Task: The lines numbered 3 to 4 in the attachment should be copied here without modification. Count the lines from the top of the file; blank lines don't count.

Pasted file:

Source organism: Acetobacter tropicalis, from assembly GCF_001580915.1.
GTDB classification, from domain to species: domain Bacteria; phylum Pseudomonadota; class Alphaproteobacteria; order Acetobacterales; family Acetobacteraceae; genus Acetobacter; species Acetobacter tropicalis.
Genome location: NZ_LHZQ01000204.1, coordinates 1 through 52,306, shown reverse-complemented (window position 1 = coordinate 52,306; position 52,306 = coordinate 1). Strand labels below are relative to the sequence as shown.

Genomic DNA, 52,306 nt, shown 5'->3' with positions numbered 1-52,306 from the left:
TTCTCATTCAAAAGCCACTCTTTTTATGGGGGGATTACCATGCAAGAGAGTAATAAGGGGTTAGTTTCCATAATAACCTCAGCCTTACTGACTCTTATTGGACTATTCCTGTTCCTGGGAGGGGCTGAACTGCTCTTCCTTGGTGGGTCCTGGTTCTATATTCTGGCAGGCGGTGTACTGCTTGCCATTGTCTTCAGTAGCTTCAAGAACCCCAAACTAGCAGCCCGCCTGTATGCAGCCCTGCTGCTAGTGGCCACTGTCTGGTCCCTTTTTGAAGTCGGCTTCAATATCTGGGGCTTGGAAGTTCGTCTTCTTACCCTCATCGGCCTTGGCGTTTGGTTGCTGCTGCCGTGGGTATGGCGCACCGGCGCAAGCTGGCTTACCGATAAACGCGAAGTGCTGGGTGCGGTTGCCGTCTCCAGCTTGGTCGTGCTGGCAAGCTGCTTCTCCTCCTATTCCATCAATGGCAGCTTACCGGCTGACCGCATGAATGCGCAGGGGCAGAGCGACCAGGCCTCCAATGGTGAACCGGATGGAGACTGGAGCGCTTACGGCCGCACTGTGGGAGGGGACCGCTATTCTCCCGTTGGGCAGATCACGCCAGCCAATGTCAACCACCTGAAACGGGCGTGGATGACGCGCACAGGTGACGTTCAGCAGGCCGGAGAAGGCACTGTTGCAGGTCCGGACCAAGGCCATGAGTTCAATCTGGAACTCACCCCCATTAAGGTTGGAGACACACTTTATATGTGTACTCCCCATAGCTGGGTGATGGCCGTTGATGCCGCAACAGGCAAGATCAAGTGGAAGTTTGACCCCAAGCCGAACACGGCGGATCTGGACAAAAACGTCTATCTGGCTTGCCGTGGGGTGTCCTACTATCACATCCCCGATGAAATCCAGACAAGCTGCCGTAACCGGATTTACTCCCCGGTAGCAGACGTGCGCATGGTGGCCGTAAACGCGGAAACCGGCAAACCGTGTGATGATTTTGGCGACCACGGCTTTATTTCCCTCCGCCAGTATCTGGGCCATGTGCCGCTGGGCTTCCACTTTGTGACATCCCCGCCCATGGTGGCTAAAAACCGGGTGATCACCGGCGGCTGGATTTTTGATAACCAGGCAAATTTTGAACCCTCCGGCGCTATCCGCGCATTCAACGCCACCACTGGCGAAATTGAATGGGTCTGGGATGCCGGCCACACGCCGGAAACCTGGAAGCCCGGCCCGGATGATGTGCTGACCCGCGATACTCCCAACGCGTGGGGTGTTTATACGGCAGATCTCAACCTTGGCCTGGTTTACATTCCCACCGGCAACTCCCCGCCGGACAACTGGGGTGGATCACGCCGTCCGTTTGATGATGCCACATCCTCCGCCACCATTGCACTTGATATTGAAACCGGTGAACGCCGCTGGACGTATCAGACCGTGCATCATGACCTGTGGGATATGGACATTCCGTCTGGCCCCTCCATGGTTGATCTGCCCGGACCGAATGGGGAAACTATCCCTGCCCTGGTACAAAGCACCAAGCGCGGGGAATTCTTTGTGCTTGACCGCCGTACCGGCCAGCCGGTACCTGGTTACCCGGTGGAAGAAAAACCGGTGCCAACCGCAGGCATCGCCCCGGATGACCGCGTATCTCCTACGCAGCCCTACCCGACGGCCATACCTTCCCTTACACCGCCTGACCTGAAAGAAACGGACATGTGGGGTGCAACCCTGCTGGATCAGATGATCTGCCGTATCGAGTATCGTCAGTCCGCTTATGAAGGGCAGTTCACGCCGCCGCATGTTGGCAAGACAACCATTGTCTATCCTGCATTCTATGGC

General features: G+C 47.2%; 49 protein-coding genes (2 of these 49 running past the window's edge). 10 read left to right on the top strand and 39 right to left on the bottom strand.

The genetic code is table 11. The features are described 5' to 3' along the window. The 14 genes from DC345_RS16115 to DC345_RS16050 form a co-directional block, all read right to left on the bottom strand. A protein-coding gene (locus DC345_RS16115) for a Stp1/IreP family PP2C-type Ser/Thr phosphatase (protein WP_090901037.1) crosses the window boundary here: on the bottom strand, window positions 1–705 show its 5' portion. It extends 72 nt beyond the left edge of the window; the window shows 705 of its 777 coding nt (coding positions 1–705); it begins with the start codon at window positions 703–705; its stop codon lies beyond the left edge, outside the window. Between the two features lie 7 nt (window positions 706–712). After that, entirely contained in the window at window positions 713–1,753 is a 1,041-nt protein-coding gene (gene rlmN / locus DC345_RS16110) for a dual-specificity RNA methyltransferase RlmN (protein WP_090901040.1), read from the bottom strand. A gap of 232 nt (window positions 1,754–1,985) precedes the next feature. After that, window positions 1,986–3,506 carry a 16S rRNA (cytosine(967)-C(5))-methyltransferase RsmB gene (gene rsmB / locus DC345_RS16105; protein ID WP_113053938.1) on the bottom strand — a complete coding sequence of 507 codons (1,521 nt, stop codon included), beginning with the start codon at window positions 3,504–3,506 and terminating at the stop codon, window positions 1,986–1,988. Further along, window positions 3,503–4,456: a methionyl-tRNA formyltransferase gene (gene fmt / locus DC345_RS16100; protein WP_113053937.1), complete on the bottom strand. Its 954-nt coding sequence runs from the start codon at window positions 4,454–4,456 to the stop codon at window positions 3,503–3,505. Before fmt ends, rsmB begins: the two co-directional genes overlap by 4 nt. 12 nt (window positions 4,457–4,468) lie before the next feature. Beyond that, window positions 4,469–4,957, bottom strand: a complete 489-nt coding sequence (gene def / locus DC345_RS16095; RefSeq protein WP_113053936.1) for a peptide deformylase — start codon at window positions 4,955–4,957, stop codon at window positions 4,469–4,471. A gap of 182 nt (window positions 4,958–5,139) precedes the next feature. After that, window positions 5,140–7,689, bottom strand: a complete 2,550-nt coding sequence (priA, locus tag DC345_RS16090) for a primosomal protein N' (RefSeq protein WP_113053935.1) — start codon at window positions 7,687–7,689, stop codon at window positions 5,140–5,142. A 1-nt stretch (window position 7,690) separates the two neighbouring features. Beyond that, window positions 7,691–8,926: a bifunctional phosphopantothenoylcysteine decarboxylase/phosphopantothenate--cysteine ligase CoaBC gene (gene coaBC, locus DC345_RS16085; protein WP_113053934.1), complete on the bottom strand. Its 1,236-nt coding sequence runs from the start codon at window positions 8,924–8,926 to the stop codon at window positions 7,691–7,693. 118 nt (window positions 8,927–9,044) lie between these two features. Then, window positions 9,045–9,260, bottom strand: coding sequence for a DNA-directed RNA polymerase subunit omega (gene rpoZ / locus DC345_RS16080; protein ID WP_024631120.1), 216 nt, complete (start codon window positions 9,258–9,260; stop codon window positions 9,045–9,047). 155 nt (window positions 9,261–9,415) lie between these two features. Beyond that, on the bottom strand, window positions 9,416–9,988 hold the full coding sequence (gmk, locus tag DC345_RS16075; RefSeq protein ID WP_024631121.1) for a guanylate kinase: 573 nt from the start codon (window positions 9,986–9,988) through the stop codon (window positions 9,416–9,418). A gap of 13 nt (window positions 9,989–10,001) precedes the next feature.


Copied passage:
Genome location: NZ_LHZQ01000204.1, coordinates 1 through 52,306, shown reverse-complemented (window position 1 = coordinate 52,306; position 52,306 = coordinate 1). Strand labels below are relative to the sequence as shown.

Genomic DNA, 52,306 nt, shown 5'->3' with positions numbered 1-52,306 from the left: